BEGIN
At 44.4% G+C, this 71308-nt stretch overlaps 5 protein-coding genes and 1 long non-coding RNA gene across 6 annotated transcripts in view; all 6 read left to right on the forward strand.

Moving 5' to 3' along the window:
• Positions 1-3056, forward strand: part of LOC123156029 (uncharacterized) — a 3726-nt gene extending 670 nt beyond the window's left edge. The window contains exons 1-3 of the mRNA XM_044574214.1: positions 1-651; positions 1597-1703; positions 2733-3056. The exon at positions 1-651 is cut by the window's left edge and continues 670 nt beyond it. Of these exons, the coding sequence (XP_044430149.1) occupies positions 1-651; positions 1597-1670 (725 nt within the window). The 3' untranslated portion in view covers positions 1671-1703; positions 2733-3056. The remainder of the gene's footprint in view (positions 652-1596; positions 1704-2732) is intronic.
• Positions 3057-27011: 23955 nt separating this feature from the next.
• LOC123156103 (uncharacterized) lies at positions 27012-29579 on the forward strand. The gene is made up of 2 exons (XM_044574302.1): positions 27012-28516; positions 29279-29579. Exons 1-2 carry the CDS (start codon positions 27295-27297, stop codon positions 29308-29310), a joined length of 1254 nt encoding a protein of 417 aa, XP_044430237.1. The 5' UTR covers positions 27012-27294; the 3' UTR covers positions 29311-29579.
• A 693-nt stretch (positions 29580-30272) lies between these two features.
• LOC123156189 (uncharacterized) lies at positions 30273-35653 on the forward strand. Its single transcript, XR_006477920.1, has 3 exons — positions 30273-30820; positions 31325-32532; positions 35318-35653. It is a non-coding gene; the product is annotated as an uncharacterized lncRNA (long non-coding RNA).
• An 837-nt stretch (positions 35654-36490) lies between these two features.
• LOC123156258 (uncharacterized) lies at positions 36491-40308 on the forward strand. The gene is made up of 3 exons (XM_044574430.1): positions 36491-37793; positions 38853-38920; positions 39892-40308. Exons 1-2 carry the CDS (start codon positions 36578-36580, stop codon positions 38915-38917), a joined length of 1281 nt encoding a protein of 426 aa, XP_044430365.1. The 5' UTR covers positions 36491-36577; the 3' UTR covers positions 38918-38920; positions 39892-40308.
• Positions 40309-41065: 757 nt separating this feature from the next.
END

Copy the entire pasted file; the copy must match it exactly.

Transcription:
At 44.4% G+C, this 71308-nt stretch overlaps 5 protein-coding genes and 1 long non-coding RNA gene across 6 annotated transcripts in view; all 6 read left to right on the forward strand.

Moving 5' to 3' along the window:
• Positions 1-3056, forward strand: part of LOC123156029 (uncharacterized) — a 3726-nt gene extending 670 nt beyond the window's left edge. The window contains exons 1-3 of the mRNA XM_044574214.1: positions 1-651; positions 1597-1703; positions 2733-3056. The exon at positions 1-651 is cut by the window's left edge and continues 670 nt beyond it. Of these exons, the coding sequence (XP_044430149.1) occupies positions 1-651; positions 1597-1670 (725 nt within the window). The 3' untranslated portion in view covers positions 1671-1703; positions 2733-3056. The remainder of the gene's footprint in view (positions 652-1596; positions 1704-2732) is intronic.
• Positions 3057-27011: 23955 nt separating this feature from the next.
• LOC123156103 (uncharacterized) lies at positions 27012-29579 on the forward strand. The gene is made up of 2 exons (XM_044574302.1): positions 27012-28516; positions 29279-29579. Exons 1-2 carry the CDS (start codon positions 27295-27297, stop codon positions 29308-29310), a joined length of 1254 nt encoding a protein of 417 aa, XP_044430237.1. The 5' UTR covers positions 27012-27294; the 3' UTR covers positions 29311-29579.
• A 693-nt stretch (positions 29580-30272) lies between these two features.
• LOC123156189 (uncharacterized) lies at positions 30273-35653 on the forward strand. Its single transcript, XR_006477920.1, has 3 exons — positions 30273-30820; positions 31325-32532; positions 35318-35653. It is a non-coding gene; the product is annotated as an uncharacterized lncRNA (long non-coding RNA).
• An 837-nt stretch (positions 35654-36490) lies between these two features.
• LOC123156258 (uncharacterized) lies at positions 36491-40308 on the forward strand. The gene is made up of 3 exons (XM_044574430.1): positions 36491-37793; positions 38853-38920; positions 39892-40308. Exons 1-2 carry the CDS (start codon positions 36578-36580, stop codon positions 38915-38917), a joined length of 1281 nt encoding a protein of 426 aa, XP_044430365.1. The 5' UTR covers positions 36491-36577; the 3' UTR covers positions 38918-38920; positions 39892-40308.
• Positions 40309-41065: 757 nt separating this feature from the next.